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Essay: The Pacers Big Strength Might Be Going Little

The NBA playoffs are designed to tax both the mind and the body. Much like an inexperienced swimmer venturing into dark, murky water, young players who’re knee deep in the second round for the very first time tend to meet unexpected challenges that are impossible to prepare for. Increased on-court intensity combined with an unhinged atmosphere surpassing that which they saw in the first round makes the slope to a championship even steeper, and guys all across the league are now tasting it for the first time. Right now for Indiana, it tastes like ice cream.

The Pacers are perceived to have a roster that’s all wide-eyed and bushy-tailed, but this isn’t necessarily the case. While key contributors like Roy Hibbert, Danny Granger, Paul George, and Darren Collison are all wandering in undiscovered land, Louis Amundson, David West, Leandro Barbosa, George Hill, and Dahntay Jones have at least played in the second round before. Last night, as they gutted through a hideous 48 minutes of playoff basketball, the Pacers looked like a tough-minded group, using unfamiliar lineups they didn’t dabble with throughout the regular season but finding serious success.

With Chris Bosh out for the series, a common belief is that Indiana should capitalize on their size advantage by throwing gobs of Roy Hibbert and David West at the Heat, slowing the game down and neutralizing a Miami offense that travels at two speeds: a carefully reckless 850 mph (in transition), and not moving at all (in the halfcourt). This is an offensive strategy that strangely enough worries more about Miami’s offense instead of attacking its defense. By playing through Hibbert and West and slowing things down, the Pacers would be placing the ball into the hands of two decent but not so great passers, allowing the Heat to load up on the strong side and use their swarming athleticism to fluster all action in the post.

Instead, what they should do (and they did it last night to their own benefit) is surround West with the likes of Granger, George, Collison, and Hill/Barbosa. Small ball. Here you have four ball-handlers who can initiate multiple pick and roll options, spread the floor with dangerous three-point shooting, and penetrate to create some drive and kick action. If those don’t work, the Pacers can also initiate their offense through David West in either the high or low post, creating chaos with multiple cutters on both the strong and weak sides of the court. Or they could go all meat and potatoes with West forcing the issue himself.

The ball movement with a lineup like this not only takes away Miami’s athleticism, it drains the likes of LeBron James and Dwyane Wade who’re forced to play big minutes now that Bosh is out (last night James played the entire first quarter and the entire second half). By going small, the Pacers will make life miserable for the only two players on Miami’s roster who’re able to beat them. Tempers will flare, frustrations will show.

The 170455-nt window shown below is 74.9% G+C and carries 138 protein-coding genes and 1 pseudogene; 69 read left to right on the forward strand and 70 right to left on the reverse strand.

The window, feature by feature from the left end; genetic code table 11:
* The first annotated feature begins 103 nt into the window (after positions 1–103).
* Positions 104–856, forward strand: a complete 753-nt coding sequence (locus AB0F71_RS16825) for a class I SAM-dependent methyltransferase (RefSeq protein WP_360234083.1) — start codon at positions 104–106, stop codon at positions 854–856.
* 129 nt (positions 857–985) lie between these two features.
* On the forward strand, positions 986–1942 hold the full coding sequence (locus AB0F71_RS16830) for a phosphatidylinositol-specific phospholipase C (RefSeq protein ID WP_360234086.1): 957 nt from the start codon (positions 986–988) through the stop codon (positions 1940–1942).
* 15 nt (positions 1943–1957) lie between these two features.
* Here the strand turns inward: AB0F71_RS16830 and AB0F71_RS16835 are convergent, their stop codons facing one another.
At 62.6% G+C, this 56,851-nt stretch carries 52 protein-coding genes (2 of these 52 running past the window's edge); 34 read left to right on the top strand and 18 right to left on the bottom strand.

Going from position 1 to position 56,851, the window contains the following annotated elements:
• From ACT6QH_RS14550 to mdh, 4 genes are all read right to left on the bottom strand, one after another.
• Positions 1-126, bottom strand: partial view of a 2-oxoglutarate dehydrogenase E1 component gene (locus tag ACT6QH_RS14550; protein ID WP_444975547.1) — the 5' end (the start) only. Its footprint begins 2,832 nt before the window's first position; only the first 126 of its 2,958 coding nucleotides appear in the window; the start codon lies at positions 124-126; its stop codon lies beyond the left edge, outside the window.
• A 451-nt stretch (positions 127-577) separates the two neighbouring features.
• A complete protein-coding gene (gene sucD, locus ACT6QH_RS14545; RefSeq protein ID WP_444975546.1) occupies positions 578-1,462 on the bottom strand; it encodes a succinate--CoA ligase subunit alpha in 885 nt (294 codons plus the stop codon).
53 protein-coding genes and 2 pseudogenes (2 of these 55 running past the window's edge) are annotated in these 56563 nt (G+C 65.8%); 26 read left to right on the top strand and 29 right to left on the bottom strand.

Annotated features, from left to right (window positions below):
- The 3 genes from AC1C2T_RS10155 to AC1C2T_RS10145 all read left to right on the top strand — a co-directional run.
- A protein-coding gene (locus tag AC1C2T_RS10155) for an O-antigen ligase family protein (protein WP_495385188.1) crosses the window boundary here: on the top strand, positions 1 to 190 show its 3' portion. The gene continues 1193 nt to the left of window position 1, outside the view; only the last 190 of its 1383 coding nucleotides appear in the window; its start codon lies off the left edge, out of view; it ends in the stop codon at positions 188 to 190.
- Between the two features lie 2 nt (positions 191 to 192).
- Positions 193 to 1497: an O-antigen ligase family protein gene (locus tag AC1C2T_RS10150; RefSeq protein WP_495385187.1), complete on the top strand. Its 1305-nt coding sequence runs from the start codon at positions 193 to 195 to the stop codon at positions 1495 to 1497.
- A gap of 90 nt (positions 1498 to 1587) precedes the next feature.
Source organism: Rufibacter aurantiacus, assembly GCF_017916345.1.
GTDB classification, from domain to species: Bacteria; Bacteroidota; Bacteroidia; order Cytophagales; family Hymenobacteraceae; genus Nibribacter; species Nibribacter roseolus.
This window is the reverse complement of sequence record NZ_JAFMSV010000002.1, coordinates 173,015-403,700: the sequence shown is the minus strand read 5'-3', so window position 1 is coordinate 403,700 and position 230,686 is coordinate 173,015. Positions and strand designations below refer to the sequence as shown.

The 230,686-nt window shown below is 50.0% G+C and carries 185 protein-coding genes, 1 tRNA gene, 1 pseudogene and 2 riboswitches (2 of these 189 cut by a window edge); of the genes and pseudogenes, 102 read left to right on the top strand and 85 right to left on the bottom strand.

During the regular season, Indiana used the five-man unit of West, Granger, Hill, George, and Collison for a grand total of seven minutes, with all of them except one—an early season game in Sacramento—coming in meaningless garbage time. Still, in those seven minutes this lineup attempted 20 free-throws and scored 30 points, which is pretty damn impressive. In the playoffs, Frank Vogel used this group for five minutes at the end of Game 5 against Orlando and held their own.

The obvious con of deploying this lineup is this: you’re replacing Roy Hibbert—Indiana’s biggest advantage, no pun intended—with a six-foot Darren Collison. The small ball theory sounds really nice, but if the Pacers don’t hit their shots, then the thought looks much more pleasant on a computer screen than it does in real life.

Last night the Pacers went small, with Barbosa instead of Hill, to close out the third quarter. They scored eight points in three minutes, outscoring the Heat by five points. They then went back to it for about a minute early in the fourth, and were a +2. The sample sizes here are tiny, but promising. The Pacers had major success with their normal starting lineup on the court last night (plus/minus of +21 in 23 minutes), but if no Heat players apart from Wade and James are able to step up and make them pay, going small as a change of pace can advance this group further than any of them as individuals have ever gone before.

Categories: Essays
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